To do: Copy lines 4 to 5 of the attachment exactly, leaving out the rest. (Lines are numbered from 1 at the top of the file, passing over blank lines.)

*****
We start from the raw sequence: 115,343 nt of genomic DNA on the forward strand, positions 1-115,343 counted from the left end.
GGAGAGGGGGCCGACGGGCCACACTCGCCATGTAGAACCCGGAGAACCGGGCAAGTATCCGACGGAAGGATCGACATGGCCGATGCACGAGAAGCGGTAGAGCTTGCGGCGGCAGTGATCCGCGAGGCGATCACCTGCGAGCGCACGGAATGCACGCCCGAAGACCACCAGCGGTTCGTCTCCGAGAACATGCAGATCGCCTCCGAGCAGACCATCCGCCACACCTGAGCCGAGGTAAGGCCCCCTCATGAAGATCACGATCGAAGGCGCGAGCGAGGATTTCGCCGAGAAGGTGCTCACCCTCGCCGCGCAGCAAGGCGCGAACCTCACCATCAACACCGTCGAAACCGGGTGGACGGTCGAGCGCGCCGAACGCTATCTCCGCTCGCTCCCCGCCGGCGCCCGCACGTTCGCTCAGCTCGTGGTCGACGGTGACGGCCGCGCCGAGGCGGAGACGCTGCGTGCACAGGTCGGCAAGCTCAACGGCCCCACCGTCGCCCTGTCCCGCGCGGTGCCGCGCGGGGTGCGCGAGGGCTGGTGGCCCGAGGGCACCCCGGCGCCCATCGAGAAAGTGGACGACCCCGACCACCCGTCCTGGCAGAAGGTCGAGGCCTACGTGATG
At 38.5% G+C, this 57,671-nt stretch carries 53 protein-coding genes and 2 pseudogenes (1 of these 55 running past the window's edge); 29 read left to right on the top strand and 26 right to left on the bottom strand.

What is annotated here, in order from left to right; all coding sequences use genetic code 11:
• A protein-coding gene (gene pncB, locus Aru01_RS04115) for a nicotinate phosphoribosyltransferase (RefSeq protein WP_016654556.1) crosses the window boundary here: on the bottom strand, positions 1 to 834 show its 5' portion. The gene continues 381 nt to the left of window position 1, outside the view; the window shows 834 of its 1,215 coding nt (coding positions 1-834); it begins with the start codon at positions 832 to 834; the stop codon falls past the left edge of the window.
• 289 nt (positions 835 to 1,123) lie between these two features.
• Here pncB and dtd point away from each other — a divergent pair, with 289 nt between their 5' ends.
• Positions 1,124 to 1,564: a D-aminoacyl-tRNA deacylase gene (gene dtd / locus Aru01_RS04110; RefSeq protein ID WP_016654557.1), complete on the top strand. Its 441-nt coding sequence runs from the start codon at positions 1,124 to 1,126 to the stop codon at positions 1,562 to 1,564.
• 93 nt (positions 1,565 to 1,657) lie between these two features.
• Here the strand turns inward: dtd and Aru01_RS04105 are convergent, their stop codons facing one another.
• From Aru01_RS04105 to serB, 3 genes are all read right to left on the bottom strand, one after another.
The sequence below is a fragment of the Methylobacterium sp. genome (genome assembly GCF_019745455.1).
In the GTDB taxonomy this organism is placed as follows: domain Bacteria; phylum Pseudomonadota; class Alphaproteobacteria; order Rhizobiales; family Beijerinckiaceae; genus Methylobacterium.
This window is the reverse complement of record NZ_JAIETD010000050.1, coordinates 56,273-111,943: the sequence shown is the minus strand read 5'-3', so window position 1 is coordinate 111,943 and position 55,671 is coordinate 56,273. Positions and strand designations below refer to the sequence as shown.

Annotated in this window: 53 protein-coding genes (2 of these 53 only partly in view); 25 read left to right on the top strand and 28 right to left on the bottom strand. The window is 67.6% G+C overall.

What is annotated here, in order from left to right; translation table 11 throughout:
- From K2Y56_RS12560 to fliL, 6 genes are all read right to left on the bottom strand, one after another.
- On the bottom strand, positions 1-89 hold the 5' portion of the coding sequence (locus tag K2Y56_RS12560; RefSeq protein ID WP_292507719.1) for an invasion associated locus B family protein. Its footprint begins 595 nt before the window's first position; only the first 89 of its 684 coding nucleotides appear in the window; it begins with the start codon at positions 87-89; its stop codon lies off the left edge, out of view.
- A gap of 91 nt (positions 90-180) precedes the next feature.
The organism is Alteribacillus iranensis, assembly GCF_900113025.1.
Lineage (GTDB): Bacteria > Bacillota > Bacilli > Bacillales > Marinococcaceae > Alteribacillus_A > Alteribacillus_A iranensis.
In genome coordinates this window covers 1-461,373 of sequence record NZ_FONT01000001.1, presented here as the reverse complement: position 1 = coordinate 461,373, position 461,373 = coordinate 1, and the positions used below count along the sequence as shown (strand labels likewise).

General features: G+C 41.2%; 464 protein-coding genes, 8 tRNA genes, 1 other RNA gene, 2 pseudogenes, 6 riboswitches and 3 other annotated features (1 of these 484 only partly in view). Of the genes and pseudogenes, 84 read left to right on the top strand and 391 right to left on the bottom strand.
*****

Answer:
What is annotated here, in order from left to right; all coding sequences use genetic code 11:
• A protein-coding gene (gene pncB, locus Aru01_RS04115) for a nicotinate phosphoribosyltransferase (RefSeq protein WP_016654556.1) crosses the window boundary here: on the bottom strand, positions 1 to 834 show its 5' portion. The gene continues 381 nt to the left of window position 1, outside the view; the window shows 834 of its 1,215 coding nt (coding positions 1-834); it begins with the start codon at positions 832 to 834; the stop codon falls past the left edge of the window.